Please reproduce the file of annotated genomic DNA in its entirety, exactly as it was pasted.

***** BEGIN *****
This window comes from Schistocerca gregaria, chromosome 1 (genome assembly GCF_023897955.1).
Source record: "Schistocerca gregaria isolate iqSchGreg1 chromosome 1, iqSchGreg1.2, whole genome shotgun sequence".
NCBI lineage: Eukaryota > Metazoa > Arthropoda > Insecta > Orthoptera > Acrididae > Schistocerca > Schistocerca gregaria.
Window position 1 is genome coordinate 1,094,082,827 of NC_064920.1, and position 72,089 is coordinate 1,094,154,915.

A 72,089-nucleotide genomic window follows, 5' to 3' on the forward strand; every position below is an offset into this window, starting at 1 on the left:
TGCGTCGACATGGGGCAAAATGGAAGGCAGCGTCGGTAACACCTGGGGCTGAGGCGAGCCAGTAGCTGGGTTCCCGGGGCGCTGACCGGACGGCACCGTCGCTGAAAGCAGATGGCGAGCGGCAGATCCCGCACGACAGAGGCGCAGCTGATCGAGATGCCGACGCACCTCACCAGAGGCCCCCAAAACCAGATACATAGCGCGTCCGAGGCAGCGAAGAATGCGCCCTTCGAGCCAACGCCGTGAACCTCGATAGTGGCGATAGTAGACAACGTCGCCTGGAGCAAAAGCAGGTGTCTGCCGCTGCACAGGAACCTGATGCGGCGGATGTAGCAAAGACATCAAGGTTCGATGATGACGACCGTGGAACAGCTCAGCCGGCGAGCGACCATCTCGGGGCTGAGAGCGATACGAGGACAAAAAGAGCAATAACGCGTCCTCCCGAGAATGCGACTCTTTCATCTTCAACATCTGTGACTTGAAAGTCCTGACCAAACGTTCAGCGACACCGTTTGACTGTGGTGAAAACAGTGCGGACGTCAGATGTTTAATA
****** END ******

This window comes from Schistocerca gregaria, chromosome 1 (genome assembly GCF_023897955.1).
Source record: "Schistocerca gregaria isolate iqSchGreg1 chromosome 1, iqSchGreg1.2, whole genome shotgun sequence".
NCBI lineage: Eukaryota > Metazoa > Arthropoda > Insecta > Orthoptera > Acrididae > Schistocerca > Schistocerca gregaria.
Window position 1 is genome coordinate 1,094,082,827 of NC_064920.1, and position 72,089 is coordinate 1,094,154,915.

A 72,089-nucleotide genomic window follows, 5' to 3' on the forward strand; every position below is an offset into this window, starting at 1 on the left:
TGCGTCGACATGGGGCAAAATGGAAGGCAGCGTCGGTAACACCTGGGGCTGAGGCGAGCCAGTAGCTGGGTTCCCGGGGCGCTGACCGGACGGCACCGTCGCTGAAAGCAGATGGCGAGCGGCAGATCCCGCACGACAGAGGCGCAGCTGATCGAGATGCCGACGCACCTCACCAGAGGCCCCCAAAACCAGATACATAGCGCGTCCGAGGCAGCGAAGAATGCGCCCTTCGAGCCAACGCCGTGAACCTCGATAGTGGCGATAGTAGACAACGTCGCCTGGAGCAAAAGCAGGTGTCTGCCGCTGCACAGGAACCTGATGCGGCGGATGTAGCAAAGACATCAAGGTTCGATGATGACGACCGTGGAACAGCTCAGCCGGCGAGCGACCATCTCGGGGCTGAGAGCGATACGAGGACAAAAAGAGCAATAACGCGTCCTCCCGAGAATGCGACTCTTTCATCTTCAACATCTGTGACTTGAAAGTCCTGACCAAACGTTCAGCGACACCGTTTGACTGTGGTGAAAACAGTGCGGACGTCAGATGTTTAATA